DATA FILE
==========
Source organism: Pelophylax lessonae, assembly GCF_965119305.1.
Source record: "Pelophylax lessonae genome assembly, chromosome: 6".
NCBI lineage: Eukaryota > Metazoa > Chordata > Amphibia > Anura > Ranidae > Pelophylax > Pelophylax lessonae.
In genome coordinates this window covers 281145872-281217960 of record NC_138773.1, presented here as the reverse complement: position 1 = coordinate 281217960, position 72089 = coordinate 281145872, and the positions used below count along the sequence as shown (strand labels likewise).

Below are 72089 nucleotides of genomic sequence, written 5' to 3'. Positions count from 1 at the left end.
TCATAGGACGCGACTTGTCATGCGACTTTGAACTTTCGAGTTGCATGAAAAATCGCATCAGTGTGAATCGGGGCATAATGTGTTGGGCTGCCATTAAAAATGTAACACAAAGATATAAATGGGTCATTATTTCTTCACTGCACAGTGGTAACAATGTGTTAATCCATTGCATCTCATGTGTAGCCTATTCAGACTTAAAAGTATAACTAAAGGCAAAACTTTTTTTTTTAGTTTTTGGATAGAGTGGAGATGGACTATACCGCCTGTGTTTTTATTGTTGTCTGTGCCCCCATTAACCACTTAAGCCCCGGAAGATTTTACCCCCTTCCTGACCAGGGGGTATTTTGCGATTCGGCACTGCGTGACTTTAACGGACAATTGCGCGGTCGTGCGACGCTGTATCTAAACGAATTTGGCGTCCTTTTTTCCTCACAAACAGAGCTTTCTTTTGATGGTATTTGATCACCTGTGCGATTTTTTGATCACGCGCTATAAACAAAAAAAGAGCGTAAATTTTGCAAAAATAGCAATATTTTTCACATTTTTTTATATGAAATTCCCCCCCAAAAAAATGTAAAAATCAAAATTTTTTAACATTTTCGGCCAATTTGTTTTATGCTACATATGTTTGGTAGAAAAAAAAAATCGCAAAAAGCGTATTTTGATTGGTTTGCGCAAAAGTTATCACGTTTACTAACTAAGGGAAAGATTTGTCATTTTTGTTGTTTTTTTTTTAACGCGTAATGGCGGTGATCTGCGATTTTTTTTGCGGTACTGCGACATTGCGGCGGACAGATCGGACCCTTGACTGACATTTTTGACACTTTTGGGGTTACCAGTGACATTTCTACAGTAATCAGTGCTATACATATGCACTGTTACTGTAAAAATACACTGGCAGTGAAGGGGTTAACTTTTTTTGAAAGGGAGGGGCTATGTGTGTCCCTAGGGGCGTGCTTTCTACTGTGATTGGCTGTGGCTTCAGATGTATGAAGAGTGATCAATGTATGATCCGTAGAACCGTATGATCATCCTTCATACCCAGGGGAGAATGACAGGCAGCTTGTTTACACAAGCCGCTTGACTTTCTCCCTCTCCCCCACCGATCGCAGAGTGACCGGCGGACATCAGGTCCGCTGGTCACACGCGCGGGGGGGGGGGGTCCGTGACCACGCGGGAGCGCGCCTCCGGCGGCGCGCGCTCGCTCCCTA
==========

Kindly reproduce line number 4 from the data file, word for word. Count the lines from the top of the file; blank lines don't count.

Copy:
In genome coordinates this window covers 281145872-281217960 of record NC_138773.1, presented here as the reverse complement: position 1 = coordinate 281217960, position 72089 = coordinate 281145872, and the positions used below count along the sequence as shown (strand labels likewise).